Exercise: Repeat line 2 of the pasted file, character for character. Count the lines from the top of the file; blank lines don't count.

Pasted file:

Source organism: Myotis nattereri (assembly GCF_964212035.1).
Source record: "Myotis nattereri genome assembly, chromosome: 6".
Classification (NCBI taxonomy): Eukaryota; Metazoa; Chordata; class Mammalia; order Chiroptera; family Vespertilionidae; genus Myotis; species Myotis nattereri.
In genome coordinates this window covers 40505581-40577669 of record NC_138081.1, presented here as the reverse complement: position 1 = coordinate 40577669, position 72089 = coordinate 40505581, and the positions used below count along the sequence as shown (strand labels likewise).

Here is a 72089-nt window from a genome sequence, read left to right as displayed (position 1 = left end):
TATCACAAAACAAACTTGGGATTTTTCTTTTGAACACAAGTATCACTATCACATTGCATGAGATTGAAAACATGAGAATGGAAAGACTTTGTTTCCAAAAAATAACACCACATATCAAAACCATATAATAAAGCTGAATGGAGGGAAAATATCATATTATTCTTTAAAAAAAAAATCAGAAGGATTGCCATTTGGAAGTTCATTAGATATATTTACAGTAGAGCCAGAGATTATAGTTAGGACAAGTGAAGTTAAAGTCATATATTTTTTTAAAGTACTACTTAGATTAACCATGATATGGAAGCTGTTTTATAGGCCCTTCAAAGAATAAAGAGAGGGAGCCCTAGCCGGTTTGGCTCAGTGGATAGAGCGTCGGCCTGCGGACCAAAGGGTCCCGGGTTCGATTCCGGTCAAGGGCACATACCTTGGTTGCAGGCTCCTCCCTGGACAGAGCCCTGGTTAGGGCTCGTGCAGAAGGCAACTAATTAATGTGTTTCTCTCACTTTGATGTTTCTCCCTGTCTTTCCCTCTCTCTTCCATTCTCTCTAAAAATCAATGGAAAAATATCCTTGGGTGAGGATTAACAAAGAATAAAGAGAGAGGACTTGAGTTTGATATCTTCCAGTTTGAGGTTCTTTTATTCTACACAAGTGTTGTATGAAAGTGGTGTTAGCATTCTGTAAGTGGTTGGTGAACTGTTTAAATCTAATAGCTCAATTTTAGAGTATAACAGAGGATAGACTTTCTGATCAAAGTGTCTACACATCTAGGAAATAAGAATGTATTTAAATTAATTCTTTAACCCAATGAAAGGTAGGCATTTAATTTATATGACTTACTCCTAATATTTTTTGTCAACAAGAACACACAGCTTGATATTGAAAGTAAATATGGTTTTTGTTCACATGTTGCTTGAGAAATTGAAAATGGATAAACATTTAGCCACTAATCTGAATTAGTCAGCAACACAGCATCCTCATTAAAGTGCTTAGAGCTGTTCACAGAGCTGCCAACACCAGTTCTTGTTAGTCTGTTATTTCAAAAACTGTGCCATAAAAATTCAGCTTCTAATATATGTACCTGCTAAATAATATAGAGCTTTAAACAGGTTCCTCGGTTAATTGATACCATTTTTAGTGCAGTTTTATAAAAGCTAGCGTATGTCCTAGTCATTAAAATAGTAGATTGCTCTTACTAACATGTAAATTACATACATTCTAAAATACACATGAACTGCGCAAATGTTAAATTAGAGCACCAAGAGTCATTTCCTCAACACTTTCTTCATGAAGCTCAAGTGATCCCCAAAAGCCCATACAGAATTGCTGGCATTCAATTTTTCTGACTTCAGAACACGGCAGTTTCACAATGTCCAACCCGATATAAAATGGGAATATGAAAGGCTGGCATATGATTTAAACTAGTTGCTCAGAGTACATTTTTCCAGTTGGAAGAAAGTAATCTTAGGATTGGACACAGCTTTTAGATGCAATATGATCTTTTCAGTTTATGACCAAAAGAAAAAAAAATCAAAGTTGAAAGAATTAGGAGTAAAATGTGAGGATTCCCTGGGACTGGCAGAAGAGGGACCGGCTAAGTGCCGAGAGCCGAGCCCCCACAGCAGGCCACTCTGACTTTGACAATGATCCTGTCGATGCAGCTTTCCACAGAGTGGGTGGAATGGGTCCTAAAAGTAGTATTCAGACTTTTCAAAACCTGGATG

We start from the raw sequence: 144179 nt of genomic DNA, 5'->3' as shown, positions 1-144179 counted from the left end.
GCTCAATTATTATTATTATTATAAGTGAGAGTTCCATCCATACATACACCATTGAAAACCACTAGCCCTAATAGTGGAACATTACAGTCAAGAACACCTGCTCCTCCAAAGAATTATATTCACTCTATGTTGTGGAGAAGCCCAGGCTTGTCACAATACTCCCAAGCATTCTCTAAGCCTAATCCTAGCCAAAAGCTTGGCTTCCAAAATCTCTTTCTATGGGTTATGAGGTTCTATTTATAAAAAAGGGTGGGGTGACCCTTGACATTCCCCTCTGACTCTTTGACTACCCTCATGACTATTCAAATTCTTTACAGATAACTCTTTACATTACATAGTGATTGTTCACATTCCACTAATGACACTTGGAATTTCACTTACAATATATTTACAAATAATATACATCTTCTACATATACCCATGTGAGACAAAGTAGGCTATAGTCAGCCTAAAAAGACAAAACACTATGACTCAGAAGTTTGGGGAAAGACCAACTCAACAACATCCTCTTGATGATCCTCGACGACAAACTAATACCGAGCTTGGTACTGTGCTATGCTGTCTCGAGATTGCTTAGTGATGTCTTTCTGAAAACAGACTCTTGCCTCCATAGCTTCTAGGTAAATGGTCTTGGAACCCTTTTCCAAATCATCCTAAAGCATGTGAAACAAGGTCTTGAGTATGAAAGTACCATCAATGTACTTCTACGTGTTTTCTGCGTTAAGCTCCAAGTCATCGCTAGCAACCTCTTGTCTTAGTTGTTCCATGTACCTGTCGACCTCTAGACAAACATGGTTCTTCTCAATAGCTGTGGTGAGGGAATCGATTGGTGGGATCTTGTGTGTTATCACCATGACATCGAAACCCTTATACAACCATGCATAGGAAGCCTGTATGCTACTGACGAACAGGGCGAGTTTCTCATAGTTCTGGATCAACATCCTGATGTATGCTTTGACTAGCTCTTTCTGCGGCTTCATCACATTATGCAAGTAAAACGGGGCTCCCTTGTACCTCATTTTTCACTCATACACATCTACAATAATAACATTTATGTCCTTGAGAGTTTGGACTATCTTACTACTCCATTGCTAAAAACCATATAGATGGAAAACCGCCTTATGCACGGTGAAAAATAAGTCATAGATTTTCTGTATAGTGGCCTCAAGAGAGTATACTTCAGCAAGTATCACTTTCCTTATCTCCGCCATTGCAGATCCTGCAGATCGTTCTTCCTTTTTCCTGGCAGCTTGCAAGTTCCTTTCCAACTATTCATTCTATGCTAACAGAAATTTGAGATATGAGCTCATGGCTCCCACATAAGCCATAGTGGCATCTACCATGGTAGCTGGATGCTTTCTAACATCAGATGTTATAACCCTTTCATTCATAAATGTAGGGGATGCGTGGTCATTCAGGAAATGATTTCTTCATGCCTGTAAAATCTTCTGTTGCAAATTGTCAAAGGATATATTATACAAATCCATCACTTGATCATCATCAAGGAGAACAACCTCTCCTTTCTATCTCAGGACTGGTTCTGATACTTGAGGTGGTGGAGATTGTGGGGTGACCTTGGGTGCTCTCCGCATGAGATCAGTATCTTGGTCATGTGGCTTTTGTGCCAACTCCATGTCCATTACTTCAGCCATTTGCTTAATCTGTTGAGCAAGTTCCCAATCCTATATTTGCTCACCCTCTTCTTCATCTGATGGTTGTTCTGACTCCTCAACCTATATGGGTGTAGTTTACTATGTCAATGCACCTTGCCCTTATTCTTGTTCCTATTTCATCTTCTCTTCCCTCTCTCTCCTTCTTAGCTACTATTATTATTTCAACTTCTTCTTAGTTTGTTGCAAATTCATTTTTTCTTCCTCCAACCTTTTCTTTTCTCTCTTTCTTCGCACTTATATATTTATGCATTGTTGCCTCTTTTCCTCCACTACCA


Source record: "Myotis nattereri genome assembly, chromosome: 6".